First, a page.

Mahony: ‘I want to know that I will not go to jail’

One of the country’s biggest maternity hospitals, the Rotunda in Dublin, had six cases last year where pregnancies were terminated to save mothers’ lives.

A further three were carried out in the National Maternity Hospital in Holles St, the Oireachtas committee on health and children heard yesterday.

The masters of the hospitals said they never withheld treatment from mothers where their lives were at risk. However, they both pushed for legislation to protect them if they felt an abortion was needed to save a woman’s life.

Dr Rhona Mahony of Holles St said: “I still believe that abortion in this country is a criminal offence,” adding that if an abortion was carried out to save a woman’s life “I want to know that I will not go to jail and I want to know that she will not go to jail”.

As the Government assesses how to legalise abortion in limited circumstances, Dr Mahony said the procedure was about saving lives, not ending them.

“If a woman is critically ill and it’s very obvious she is likely to die and she will be saved by intervening and treating her, and that treatment involves interrupting or terminating a pregnancy, we will not hesitate to do so.

“It’s not about terminating pregnancies by destroying babies. It’s about saving women’s lives.”

She also dismissed claims that legalising terminations for women at risk of suicide would lead to abortion on demand.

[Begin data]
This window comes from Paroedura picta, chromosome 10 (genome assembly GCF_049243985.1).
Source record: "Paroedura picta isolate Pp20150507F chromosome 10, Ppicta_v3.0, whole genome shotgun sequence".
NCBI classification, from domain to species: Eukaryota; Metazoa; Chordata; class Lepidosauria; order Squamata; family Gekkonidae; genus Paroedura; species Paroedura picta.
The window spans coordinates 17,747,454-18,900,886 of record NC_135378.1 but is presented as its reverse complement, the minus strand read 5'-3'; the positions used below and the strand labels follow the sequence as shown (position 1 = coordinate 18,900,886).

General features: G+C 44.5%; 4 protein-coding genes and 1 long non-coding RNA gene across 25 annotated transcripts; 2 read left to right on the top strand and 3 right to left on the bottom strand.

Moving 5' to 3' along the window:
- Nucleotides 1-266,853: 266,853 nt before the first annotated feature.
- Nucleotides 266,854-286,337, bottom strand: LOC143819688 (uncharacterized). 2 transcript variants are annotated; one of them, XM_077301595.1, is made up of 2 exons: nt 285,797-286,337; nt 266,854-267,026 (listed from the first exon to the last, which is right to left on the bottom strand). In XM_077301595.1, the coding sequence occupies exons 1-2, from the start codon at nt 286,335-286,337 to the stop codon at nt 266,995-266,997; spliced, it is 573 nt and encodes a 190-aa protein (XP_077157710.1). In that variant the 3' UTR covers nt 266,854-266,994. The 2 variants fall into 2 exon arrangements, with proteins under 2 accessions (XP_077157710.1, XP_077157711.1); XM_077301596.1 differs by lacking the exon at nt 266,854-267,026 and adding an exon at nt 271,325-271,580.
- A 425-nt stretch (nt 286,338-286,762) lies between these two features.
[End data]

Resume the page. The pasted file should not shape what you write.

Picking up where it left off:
“As a woman, I’m offended by some of the pejorative and judgmental views that women will manipulate doctors in order to obtain termination of pregnancy on the basis of fabricated ideas of suicide ideation or intent.”

Meanwhile, the Master of the Rotunda, Dr Sam Coulter Smith, said the hospital dealt with about 40 cases a year of pregnant women with life-threatening illnesses and five or six cases “where interruption of the pregnancy is required to save the mother’s life”.

He said cases where complications occur are on the rise because of the increased age of women giving birth and the increase in obesity amongst mothers.

Fianna Fail’s health spokesman, Billy Kelleher, asked if information should be made available beforehand of doctors who would not carry out abortions so that patients would have prior knowledge of their objections.

However, Dr Mary McCaffrey of Kerry Hospital said she would be opposed to this because each situation had to be dealt with on a case-by-case basis

The committee hearings will continue with presentations from legal experts, including the Irish Council of Civil Liberties.

However, the Bar Council of Ireland made last minute contact last night to say it would not be participating but did not give the committee a reason.

Sources in the Bar Council indicated last night that it took the decision because the membership had such disparate views on the issue that the could not reach a cohesive position.

Tomorrow, the Catholic Bishops Conference will appear before the committee.

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